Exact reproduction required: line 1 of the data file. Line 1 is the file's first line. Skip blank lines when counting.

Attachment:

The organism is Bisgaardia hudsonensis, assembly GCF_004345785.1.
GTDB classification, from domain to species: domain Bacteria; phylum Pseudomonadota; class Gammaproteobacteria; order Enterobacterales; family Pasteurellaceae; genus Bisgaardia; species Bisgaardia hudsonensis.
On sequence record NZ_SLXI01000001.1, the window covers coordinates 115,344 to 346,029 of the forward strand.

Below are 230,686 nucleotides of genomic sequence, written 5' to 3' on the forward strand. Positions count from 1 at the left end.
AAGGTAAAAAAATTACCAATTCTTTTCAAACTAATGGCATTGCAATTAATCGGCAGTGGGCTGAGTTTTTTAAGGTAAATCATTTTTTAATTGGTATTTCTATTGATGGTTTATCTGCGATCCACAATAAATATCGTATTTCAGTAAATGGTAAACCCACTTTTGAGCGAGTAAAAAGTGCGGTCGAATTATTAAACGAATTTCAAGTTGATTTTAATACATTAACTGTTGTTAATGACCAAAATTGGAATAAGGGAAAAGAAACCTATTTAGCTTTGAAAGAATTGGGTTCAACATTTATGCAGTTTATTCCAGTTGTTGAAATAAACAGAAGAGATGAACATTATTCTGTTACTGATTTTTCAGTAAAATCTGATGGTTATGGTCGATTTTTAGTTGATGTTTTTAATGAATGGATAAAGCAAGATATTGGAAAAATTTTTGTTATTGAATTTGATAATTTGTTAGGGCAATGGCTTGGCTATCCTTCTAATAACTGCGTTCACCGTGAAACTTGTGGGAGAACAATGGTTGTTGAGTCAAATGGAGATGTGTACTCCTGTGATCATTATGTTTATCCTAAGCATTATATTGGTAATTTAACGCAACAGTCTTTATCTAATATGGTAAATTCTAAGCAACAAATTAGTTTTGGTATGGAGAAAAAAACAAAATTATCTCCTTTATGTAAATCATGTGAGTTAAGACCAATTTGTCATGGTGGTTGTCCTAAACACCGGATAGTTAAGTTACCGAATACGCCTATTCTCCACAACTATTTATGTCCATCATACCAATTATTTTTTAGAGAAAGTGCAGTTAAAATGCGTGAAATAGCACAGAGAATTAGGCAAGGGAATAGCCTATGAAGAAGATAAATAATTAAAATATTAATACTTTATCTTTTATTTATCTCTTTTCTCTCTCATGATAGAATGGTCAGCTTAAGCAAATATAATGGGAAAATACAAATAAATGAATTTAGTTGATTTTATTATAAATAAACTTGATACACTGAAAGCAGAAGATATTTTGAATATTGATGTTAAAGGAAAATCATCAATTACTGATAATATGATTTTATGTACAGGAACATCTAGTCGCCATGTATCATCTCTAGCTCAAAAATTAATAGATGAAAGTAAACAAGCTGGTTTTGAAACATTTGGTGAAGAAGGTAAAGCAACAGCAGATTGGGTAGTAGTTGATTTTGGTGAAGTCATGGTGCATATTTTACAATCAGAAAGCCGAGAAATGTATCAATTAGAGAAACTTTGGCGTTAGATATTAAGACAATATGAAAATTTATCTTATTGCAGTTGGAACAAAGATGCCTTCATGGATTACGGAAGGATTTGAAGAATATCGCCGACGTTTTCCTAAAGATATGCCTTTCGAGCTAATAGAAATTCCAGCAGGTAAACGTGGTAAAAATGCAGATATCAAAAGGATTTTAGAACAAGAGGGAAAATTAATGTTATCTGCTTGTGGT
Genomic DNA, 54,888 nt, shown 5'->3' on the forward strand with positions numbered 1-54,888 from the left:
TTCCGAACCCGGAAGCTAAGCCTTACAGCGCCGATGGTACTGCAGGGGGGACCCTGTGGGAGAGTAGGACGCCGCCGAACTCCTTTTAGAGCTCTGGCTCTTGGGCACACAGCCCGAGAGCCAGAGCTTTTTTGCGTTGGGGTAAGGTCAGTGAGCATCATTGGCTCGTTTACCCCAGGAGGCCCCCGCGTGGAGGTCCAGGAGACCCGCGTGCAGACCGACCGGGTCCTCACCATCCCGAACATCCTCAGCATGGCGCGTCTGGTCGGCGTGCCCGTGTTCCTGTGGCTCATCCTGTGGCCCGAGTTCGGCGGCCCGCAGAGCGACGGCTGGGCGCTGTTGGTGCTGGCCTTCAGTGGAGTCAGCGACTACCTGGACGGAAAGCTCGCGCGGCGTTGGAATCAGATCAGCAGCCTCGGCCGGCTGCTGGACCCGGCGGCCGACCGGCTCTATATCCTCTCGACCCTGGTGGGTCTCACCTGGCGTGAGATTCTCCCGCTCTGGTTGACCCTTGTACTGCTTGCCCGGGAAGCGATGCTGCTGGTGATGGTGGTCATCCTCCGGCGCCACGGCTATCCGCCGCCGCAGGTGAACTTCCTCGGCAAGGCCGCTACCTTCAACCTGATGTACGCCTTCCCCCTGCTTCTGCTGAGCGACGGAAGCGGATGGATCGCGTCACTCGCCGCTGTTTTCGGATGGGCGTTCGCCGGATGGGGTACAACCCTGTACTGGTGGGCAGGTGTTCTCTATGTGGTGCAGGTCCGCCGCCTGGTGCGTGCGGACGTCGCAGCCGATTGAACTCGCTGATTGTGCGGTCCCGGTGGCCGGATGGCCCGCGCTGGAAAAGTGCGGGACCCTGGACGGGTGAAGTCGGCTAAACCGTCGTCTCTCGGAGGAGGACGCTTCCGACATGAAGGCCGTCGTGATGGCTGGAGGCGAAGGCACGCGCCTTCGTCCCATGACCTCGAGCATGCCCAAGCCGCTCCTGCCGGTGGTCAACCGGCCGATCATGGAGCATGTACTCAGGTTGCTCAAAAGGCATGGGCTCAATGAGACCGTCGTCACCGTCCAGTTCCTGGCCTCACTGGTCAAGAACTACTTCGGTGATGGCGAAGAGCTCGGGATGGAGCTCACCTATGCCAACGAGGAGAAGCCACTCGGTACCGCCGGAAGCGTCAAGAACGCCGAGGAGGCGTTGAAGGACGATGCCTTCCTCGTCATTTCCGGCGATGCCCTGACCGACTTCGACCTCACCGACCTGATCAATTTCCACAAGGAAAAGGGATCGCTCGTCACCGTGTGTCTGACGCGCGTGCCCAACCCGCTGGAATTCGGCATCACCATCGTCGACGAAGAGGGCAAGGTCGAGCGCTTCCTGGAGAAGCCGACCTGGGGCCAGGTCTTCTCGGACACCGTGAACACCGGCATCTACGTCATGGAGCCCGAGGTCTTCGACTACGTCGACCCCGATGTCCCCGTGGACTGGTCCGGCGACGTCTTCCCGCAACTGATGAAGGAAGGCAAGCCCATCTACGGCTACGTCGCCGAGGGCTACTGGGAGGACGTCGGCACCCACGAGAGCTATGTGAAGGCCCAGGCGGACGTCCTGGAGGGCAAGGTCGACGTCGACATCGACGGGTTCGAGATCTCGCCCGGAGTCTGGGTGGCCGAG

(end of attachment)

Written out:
The organism is Bisgaardia hudsonensis, assembly GCF_004345785.1.